While a home warranty is often beneficial, some scams can debilitate its value. This article will discuss how to avoid scams, what to do if you’re a victim, and how to file a complaint. The advice in this article will help you avoid being scammed by home warranty companies.
Avoiding home warranty scams
Home warranty scams are nothing new. It is important to check out the company’s longevity and good reputation to get the best home warranty plans available in North Carolina. Unfortunately, many of these companies have popped up and shut down in a short period. Often, they are unregistered with state authorities, do not have a reliable contractor base, or deny claims made by customers. Some companies are even Ponzi schemes, which work by enrolling new buyers who will be promised huge returns or discounts if they refer others. It is not a sound business practice.
Before purchasing a home warranty:
- Make sure you read reviews about the company.
- Ask friends, family, and co-workers about their experiences with the company.
- Read consumer reviews online and report scammers to law enforcement.
Make sure you read reviews of the company on consumer review sites before you make your final decision. And, don’t forget to compare prices.
Signs of a scam
It is very easy to fall prey to a home warranty scam. Although a reputable company will never resort to such tactics, you should beware of unscrupulous home warranty companies that will send you letters on pink letterhead stating that your coverage ends if you do not pay up. A disreputable company will also try to tie in your mortgage lender, which legitimizes the scam.
Another way to protect yourself from scams is to report the company to the better business bureau. For example, if you’ve been a victim of a home warranty scam, you can report the company to law enforcement and the better business bureau. They will also publicize the fraudulent activity. It’s important to remember that many legitimate companies are out there. However, there are many scams out there that target the elderly.
Steps to take if you’re a victim of a scam
If you’re a victim of a home warranty scam, you can do several things to protect yourself. First, be wary of letters from companies claiming to provide home warranties. They may appear from a bank or the recorder of county deeds. Fake letters should be thrown in the trash. Similarly, avoid phone calls from home warranty companies, as they may attempt to obtain your credit card information and charge you for a service that they don’t provide.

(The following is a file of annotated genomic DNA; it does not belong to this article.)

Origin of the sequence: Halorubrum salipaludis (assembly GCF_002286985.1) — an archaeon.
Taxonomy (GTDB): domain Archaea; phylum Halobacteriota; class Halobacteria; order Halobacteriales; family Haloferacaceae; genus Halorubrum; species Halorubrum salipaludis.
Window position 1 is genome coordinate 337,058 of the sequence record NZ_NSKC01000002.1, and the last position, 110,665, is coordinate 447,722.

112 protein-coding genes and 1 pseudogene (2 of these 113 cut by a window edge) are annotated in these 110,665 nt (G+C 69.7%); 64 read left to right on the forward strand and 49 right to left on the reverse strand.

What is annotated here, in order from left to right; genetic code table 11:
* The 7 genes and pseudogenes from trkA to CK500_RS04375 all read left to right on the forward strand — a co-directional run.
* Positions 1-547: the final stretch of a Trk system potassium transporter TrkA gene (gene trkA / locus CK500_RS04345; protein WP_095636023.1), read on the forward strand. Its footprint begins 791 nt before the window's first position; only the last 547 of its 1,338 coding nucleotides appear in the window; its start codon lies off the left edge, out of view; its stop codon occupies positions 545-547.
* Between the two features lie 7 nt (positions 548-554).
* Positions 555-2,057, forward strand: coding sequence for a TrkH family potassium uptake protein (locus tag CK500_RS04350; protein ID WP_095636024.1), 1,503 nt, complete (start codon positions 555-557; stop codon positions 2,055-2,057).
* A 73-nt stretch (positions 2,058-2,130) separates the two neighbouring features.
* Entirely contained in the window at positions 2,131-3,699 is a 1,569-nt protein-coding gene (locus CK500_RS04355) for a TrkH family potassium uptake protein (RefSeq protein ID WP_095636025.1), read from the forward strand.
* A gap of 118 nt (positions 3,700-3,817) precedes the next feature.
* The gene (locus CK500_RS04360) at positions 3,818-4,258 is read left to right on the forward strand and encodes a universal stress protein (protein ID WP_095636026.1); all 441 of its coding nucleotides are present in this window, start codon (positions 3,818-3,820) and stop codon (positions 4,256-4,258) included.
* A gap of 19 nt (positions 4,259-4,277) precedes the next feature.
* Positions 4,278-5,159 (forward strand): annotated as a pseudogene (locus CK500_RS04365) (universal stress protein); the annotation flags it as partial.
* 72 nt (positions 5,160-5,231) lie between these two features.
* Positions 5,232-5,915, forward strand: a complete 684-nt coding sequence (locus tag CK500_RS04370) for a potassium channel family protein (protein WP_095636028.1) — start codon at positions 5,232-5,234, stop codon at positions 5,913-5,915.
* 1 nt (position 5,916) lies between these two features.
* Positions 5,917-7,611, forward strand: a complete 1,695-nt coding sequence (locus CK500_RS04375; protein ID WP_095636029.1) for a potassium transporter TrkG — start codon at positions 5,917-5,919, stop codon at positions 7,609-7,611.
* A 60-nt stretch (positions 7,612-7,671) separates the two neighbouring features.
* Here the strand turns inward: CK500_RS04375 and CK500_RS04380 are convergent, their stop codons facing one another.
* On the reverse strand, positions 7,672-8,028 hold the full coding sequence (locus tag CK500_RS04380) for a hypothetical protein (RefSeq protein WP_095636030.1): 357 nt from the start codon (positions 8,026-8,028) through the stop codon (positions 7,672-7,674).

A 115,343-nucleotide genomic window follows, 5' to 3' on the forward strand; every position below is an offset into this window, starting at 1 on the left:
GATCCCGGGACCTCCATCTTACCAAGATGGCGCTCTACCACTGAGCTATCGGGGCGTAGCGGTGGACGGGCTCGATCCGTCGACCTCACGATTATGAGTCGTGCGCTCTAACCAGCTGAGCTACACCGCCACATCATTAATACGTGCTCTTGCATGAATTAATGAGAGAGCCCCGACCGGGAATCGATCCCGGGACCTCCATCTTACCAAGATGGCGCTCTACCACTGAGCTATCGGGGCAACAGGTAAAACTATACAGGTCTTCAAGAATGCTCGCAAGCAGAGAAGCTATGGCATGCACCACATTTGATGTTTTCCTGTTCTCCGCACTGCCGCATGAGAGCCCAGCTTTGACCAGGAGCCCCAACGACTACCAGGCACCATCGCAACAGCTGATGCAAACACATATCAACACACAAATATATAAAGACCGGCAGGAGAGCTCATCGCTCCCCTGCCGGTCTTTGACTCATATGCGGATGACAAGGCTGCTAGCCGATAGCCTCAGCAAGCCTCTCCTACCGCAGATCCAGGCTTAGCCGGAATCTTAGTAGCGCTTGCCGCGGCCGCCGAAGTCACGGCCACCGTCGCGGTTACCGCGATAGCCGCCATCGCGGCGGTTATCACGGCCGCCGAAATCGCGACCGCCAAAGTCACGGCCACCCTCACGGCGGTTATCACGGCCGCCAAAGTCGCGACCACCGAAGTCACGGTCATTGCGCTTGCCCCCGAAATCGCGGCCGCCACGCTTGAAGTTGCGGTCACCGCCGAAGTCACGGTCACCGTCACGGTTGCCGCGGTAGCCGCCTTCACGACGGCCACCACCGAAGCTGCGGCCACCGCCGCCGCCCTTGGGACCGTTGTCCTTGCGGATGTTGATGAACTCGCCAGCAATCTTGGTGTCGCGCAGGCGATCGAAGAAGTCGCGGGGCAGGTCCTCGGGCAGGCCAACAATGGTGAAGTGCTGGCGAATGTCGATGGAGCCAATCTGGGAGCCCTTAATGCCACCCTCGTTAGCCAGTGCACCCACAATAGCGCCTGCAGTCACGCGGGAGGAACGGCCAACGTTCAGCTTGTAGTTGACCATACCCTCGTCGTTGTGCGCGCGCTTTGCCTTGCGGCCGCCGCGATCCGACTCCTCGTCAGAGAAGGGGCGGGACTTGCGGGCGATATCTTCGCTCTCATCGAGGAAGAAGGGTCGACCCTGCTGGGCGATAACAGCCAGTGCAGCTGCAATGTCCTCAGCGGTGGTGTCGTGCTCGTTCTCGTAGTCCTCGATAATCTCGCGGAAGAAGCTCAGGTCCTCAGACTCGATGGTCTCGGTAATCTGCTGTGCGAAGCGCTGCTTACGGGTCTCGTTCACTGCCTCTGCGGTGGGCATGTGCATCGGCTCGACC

The emails that you receive should be carefully scrutinized. They may be from impostors who pose as representatives of a legitimate company or even create a website that looks like a legitimate company. If you are unsure, contact the legitimate company and do not respond to any requests for personal information. In addition, be suspicious of any unsolicited letters that ask for such information.
Ways to file a complaint
If you have been a victim of a home warranty scam, you have several ways to file a complaint. The Attorney General’s Office brings enforcement actions on behalf of the state. However, the Attorney General’s Office is not a lawyer and cannot offer legal advice. The best option is to consult a private attorney. You can use the Attorney General’s Office’s Consumer Complaint Form, available online and in pdf format. To fill out the form, you will need a computer, or the form can be completed manually. Use dark ink on the form, as the form will be returned if it is not filled out properly. Also, include copies of important documents, including the product you purchased. Original documents should be kept in your file.
If you think a home warranty company engages in deceptive business practices, file a complaint with the Consumer Fraud Act. The Consumer Fraud Act provides excellent remedies for consumers who have fallen victim to fraudulent sales practices. For example, a potential claim may involve the salesperson or individual on the phone who lied to you about the home warranty terms. Ensure the company’s contact information and a copy of your policy.
My Life, I Guess is a personal finance and career blog by Amanda Kay, an Employment Specialist and older millennial from Ontario, Canada that strives to keep the "person" in personal finance by writing about money, mistakes, and making a living. She focuses on what it’s like being in debt, living paycheck to paycheck, and surviving unemployment while also offering advice and support for others in similar situations - including a FREE library of career & job search resources.